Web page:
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Fakethrough! GMOs and the Capitulation of Science Journalism

For related articles and more information, please visit OCA's Genetic Engineering page and our Millions Against Monsanto page.

Good journalism examines its sources critically, it takes nothing at face value, places its topics in a historical context, and it values above all the public interest. Such journalism is, most people agree, essential to any equitable and open system of government. These statements about journalism are especially applicable to the science media. But while the media in general has recently taken much criticism, for trivialising news and other flaws, the science media has somehow escaped serious attention. This is unfortunate because no country in the world has a healthy science media.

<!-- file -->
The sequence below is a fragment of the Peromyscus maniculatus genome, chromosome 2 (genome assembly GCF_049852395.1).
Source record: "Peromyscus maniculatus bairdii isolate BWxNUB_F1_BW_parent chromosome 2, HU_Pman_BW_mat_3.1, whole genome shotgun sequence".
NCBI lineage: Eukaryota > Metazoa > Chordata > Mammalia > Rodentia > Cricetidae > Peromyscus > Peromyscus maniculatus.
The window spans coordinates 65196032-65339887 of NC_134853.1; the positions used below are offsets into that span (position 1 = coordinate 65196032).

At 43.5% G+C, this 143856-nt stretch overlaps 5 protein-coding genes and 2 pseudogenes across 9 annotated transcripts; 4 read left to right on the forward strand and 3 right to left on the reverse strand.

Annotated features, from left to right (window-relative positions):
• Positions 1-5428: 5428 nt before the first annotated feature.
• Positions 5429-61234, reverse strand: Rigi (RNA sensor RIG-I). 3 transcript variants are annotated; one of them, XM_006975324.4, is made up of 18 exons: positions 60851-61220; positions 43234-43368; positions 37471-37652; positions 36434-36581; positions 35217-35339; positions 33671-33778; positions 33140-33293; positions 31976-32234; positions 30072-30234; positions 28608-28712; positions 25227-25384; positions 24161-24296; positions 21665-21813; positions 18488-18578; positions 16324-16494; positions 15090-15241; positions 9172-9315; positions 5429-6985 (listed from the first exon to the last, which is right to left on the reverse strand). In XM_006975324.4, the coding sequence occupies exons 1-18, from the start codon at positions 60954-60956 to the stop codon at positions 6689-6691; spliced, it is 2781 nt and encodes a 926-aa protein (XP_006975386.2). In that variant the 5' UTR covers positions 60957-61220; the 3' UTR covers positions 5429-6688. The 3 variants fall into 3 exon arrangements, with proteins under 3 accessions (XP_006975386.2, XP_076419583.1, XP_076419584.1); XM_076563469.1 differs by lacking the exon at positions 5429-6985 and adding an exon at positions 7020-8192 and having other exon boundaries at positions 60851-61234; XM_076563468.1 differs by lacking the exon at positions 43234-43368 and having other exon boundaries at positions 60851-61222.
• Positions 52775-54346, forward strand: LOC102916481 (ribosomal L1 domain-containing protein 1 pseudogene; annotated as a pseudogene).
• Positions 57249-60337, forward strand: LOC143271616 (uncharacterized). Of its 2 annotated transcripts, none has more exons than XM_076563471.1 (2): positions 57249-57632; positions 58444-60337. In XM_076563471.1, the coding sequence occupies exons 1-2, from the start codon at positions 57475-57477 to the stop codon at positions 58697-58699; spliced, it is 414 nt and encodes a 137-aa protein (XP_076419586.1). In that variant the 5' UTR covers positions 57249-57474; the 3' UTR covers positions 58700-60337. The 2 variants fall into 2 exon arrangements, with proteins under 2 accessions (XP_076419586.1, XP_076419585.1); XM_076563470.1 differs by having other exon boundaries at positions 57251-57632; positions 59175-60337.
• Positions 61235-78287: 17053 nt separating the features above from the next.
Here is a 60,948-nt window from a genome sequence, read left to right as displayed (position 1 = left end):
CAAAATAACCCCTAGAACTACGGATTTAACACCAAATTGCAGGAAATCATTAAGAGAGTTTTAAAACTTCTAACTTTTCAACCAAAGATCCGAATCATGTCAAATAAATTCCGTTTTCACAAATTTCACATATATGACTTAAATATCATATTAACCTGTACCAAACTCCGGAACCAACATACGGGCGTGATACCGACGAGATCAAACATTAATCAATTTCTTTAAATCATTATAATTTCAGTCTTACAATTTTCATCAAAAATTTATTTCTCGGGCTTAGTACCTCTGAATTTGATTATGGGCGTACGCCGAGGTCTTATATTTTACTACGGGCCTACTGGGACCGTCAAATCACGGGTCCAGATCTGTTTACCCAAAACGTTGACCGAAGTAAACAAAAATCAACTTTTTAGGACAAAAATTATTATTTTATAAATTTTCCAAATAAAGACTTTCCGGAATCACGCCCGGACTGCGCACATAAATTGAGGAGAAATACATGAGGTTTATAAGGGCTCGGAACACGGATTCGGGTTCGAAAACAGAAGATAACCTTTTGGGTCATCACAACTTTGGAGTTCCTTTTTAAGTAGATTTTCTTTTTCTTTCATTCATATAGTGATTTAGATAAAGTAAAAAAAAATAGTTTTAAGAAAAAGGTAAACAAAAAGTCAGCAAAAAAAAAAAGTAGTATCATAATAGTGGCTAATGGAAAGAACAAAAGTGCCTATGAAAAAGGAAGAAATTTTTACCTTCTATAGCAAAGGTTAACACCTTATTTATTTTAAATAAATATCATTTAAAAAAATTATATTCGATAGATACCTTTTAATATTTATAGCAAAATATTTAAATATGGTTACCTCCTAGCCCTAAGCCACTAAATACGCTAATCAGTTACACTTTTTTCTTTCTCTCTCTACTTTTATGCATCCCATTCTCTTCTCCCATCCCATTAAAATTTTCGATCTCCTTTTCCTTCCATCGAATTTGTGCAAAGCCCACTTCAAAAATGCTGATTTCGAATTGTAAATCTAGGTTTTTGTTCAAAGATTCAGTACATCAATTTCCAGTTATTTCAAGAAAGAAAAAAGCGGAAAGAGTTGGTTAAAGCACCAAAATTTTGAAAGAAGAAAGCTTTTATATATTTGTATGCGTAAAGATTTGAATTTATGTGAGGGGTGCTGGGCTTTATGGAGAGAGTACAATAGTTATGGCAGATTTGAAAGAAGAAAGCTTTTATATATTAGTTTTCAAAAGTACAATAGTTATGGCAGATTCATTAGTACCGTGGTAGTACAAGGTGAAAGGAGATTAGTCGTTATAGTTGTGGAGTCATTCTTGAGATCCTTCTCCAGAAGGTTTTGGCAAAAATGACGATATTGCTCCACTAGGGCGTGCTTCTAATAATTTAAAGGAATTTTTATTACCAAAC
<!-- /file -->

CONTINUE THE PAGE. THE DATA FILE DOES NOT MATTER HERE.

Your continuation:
This is science journalism?
According to the New York Times genetically engineered Xa21 rice was big news ( Song et al 1995). In a 1995 article titled " Genetic Engineering Creates Rice Resistant to Destructive Blight", journalist Sandra Blakeslee wrote it was:

"the first time that a disease-resistance gene has been put into rice"

Blakeslee then quoted a senior figure, Gary Toenissen, deputy director of agricultural sciences at the Rockefeller Institute in New York, as saying it heralded

"a new era in plant genetics and resistance breeding".

But eighteen years after that artice was written, the failure of these predictions is clear. No commercial GMO rice of any kind exists, nor has Xa21 or any similar gene for disease resistance been developed for commercial purposes.

Neither was the research as novel as the Times made it sound. Toenissen claimed it was:

"the first time that a disease-resistance gene has been put into rice",

but readers weren't told that this gene was already in rice plants, because rice is where it came from ( Song et al 1995). Blakeslee thus described neither a conceptual nor a commercial breakthrough. But it was certainly a very useful PR boost for plant biotechnology.    


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